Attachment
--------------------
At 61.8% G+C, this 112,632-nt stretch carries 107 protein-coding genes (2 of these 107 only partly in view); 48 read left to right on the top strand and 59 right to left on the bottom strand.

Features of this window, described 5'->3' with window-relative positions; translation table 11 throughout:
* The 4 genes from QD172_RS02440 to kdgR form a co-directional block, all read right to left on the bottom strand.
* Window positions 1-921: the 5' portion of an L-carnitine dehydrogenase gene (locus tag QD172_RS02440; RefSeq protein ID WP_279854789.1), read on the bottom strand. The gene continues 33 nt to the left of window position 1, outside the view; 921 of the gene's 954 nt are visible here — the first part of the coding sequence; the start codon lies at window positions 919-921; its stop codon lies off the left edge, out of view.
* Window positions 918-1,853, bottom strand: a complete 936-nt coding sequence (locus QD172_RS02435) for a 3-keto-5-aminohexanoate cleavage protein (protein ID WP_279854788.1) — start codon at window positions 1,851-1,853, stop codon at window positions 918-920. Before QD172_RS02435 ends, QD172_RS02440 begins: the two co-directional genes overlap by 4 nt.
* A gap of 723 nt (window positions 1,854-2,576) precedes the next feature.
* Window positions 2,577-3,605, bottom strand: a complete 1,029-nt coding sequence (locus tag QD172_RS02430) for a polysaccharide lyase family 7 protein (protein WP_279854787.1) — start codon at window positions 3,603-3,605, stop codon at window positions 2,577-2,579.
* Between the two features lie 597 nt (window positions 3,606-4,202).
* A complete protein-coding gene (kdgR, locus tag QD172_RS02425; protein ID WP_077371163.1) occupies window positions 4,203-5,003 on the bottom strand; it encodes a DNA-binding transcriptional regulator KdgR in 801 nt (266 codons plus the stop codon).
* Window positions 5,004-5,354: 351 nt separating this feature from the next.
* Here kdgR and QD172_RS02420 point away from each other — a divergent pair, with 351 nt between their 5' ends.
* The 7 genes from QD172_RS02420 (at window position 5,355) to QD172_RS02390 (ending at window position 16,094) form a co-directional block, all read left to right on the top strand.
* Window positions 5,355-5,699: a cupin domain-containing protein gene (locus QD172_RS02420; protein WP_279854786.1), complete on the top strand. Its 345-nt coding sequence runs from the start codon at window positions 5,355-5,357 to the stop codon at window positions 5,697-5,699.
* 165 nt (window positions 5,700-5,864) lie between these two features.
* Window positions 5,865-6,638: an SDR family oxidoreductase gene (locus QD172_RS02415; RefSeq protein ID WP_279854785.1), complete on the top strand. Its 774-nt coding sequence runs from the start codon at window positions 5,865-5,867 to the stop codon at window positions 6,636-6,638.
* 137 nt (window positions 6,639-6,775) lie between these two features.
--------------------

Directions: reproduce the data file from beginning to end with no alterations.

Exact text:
At 61.8% G+C, this 112,632-nt stretch carries 107 protein-coding genes (2 of these 107 only partly in view); 48 read left to right on the top strand and 59 right to left on the bottom strand.

Features of this window, described 5'->3' with window-relative positions; translation table 11 throughout:
* The 4 genes from QD172_RS02440 to kdgR form a co-directional block, all read right to left on the bottom strand.
* Window positions 1-921: the 5' portion of an L-carnitine dehydrogenase gene (locus tag QD172_RS02440; RefSeq protein ID WP_279854789.1), read on the bottom strand. The gene continues 33 nt to the left of window position 1, outside the view; 921 of the gene's 954 nt are visible here — the first part of the coding sequence; the start codon lies at window positions 919-921; its stop codon lies off the left edge, out of view.
* Window positions 918-1,853, bottom strand: a complete 936-nt coding sequence (locus QD172_RS02435) for a 3-keto-5-aminohexanoate cleavage protein (protein ID WP_279854788.1) — start codon at window positions 1,851-1,853, stop codon at window positions 918-920. Before QD172_RS02435 ends, QD172_RS02440 begins: the two co-directional genes overlap by 4 nt.
* A gap of 723 nt (window positions 1,854-2,576) precedes the next feature.
* Window positions 2,577-3,605, bottom strand: a complete 1,029-nt coding sequence (locus tag QD172_RS02430) for a polysaccharide lyase family 7 protein (protein WP_279854787.1) — start codon at window positions 3,603-3,605, stop codon at window positions 2,577-2,579.
* Between the two features lie 597 nt (window positions 3,606-4,202).
* A complete protein-coding gene (kdgR, locus tag QD172_RS02425; protein ID WP_077371163.1) occupies window positions 4,203-5,003 on the bottom strand; it encodes a DNA-binding transcriptional regulator KdgR in 801 nt (266 codons plus the stop codon).
* Window positions 5,004-5,354: 351 nt separating this feature from the next.
* Here kdgR and QD172_RS02420 point away from each other — a divergent pair, with 351 nt between their 5' ends.
* The 7 genes from QD172_RS02420 (at window position 5,355) to QD172_RS02390 (ending at window position 16,094) form a co-directional block, all read left to right on the top strand.
* Window positions 5,355-5,699: a cupin domain-containing protein gene (locus QD172_RS02420; protein WP_279854786.1), complete on the top strand. Its 345-nt coding sequence runs from the start codon at window positions 5,355-5,357 to the stop codon at window positions 5,697-5,699.
* 165 nt (window positions 5,700-5,864) lie between these two features.
* Window positions 5,865-6,638: an SDR family oxidoreductase gene (locus QD172_RS02415; RefSeq protein ID WP_279854785.1), complete on the top strand. Its 774-nt coding sequence runs from the start codon at window positions 5,865-5,867 to the stop codon at window positions 6,636-6,638.
* 137 nt (window positions 6,639-6,775) lie between these two features.